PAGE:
Slow Clocks and White Socks

Good morning from the staff room. My second 1°ESO class are busy preparing posters on British food for next week’s Semana Cultural this morning, so I’m off the hook for an hour. It’s a shame, really; they’re probably the one class that could have really benefited from a presentation on the UK, seeing as it’s what they’re working on right now. My other 1°ESO class loved it, and I dare say the addition of a Honchkrow to explain ‘honcho’ helped a lot in the ‘foreign words in English’ section. Not that honcho – a Japanese term for ‘big boss’ – is a word you expect to come across all that often, but it makes the language learning process a lot more colourful. Going over the same ‘how much is a ticket’ dialogue every week gets a bit dry, eventually.

I went for a walk in the park yesterday. It’s been so warm and sunny recently, I simply couldn’t justify going straight home from work. Tired as I was, I slapped a small lunch together, downloaded a few In Our Time podcasts and crossed the road into the park. It was a little windier than I’d have liked, so I didn’t stay all that long in the end. Without it, it might have been as warm as 18°C. In February. But here in the plains of Extremadura, we’re ruled by the terrain. The wind that blows across the flats is cold and loud, like something out of the Old West. You half expect a tumbleweed to pass you by. It’s a shame that we think immediately of America when we hear that name: with its wide open plains, rocky cliffs and canyons teeming with bandits, and its historic code of honour and justice, I’d like to think Spain was the real Old West; the Ancient West, if you will.

The swallows are here. I watched a few of them twittering noisily as they careered about the pond, whilst one of the town’s storks soared lazily overhead. The trees were alive with goldfinches, and I saw a huge bat on its way to the park from my flat the other night. It was a lot easier to consider a job in England a month ago, I’m telling you, before Spain started thinking about her Spring clothes. Now that it’s feasible to go to bed without having the heater on for a full hour, and the blue skies are no longer laden with a biting cold air, I find myself in love once again. The saying goes: ‘nueve meses de invierno y tres de infierno’ – nine months of winter and three of Hell – but Spain can be equally unforgiving in the grip of winter.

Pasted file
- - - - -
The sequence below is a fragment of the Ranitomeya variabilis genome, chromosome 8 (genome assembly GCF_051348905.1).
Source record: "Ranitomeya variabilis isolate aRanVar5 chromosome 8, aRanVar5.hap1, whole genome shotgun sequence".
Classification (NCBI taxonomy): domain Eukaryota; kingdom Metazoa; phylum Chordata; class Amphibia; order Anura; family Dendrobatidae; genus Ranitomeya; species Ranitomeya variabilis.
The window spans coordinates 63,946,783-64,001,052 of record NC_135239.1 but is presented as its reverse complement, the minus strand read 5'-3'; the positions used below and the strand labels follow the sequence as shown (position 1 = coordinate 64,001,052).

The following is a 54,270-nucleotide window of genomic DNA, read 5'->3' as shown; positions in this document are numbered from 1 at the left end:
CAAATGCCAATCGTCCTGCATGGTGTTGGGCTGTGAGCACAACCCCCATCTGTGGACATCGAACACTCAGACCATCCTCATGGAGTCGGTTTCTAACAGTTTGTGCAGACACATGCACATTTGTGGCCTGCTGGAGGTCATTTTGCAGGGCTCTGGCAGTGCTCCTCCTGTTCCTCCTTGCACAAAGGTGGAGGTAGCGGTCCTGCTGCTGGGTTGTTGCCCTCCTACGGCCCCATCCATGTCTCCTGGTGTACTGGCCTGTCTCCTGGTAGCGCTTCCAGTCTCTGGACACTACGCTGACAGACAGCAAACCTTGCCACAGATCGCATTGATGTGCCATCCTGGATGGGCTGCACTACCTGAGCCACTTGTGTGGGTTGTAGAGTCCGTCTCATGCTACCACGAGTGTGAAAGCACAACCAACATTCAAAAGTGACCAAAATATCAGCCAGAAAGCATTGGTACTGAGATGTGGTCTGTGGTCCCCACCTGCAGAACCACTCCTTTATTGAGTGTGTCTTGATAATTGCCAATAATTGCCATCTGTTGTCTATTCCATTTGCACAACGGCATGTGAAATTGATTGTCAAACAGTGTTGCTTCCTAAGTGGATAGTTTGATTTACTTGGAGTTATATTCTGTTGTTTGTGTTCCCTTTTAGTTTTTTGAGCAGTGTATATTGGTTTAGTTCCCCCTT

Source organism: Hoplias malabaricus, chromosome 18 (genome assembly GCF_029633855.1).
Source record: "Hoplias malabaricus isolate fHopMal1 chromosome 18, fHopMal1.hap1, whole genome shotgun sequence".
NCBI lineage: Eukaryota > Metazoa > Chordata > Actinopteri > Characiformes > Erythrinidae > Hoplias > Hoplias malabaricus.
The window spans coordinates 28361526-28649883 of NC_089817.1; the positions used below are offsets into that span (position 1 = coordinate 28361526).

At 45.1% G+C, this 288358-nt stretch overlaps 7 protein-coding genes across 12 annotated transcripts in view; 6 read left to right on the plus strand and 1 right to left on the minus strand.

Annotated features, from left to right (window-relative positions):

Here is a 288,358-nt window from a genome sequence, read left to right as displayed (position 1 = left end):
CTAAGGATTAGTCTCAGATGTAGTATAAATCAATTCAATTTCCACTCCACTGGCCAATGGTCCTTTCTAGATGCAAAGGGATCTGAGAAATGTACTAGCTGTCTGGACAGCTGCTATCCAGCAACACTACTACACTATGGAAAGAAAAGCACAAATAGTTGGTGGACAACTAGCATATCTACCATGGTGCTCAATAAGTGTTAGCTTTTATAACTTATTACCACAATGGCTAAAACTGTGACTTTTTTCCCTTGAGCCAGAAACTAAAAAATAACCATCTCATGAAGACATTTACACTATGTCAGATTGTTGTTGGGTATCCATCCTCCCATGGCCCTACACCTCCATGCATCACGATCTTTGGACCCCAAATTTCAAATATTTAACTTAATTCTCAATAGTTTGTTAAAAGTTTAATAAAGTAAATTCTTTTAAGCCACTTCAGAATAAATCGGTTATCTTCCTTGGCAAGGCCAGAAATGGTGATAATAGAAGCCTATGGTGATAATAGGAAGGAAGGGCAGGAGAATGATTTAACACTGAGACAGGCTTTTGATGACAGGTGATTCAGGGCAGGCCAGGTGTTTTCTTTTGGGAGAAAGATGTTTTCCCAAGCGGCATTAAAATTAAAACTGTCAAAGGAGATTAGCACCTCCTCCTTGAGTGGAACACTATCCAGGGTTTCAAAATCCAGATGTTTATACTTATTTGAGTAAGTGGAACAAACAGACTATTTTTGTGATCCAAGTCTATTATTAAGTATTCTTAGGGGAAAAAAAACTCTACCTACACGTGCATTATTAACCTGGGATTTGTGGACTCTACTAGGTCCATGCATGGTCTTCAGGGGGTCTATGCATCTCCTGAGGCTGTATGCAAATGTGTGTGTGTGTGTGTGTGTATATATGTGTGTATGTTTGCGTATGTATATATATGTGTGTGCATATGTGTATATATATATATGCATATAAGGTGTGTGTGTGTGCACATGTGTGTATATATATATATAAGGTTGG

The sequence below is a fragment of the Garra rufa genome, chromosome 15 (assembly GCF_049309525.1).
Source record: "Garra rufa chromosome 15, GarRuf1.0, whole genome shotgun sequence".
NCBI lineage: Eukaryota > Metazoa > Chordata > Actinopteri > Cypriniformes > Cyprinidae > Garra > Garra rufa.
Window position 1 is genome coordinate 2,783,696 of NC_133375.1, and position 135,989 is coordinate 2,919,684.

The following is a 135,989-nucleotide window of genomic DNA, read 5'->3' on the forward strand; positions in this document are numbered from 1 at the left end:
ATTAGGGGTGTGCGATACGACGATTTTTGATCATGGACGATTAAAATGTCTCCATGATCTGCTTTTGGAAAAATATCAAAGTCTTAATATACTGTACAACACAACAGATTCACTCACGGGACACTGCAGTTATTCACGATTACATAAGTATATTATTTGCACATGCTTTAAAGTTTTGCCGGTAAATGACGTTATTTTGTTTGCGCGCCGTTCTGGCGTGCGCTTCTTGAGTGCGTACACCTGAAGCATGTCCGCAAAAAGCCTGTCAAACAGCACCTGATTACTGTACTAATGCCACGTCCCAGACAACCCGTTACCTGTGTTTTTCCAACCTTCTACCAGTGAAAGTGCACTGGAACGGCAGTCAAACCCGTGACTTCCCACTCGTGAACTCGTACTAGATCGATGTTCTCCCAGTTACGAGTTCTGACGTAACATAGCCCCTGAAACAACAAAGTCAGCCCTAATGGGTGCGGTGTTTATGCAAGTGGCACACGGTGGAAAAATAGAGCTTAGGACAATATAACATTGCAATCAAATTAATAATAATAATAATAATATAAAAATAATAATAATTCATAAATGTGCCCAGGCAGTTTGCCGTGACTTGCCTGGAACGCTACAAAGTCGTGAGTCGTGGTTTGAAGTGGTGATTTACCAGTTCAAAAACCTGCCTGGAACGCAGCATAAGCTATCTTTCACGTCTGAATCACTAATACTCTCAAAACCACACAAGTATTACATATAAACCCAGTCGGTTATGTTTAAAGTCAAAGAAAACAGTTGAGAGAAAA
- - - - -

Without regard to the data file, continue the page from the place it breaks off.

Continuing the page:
I spent a little while watching a robin – always one of my favourite birds – and a couple of hoopoes flapping about like oversized butterflies. Symbols of England and Spain, in my head. I should go to the park more often.

It’s hard to see the change in the seasons here in Tierra de Barros, with the park full of evergreens and the surrounding eternity of vineyards and olive trees, but the animals tell you. And where they fail, the town drummers do a pretty good job. Carnaval is over, and I thought that might be the end of their incessant weekly drumming, but I was wrong: last night as I lay dozing in the living room, I heard the unmistakeable march of the Holy Week procession. It’s a good month away, but preparations have begun in earnest. But I’m not complaining: Semana Santa is far and away one of my favourite things in Spain and I never want to be anywhere else when it’s on. Like countless Brits before me, I’m shamelessly enthralled by the primal magic of it.

And, like countless Brits before me, I’m steadily coming to understand that our humour and theirs – or anybody else’s, perhaps – simply don’t mix. My jape about my countrified accent got cut from the play this morning. I guess they didn’t see the funny side. One of my students did point out to me recently that imitating their accent is one of the few things guaranteed to rile an extremeño. As a guiri, perhaps I’m allowed a certain amount of leverage – it’s always funny to see a foreigner having a go, I guess – but patience, in the end, wears thin. Especially when I have to make that same joke at twenty-five minutes past eight every Thursday morning.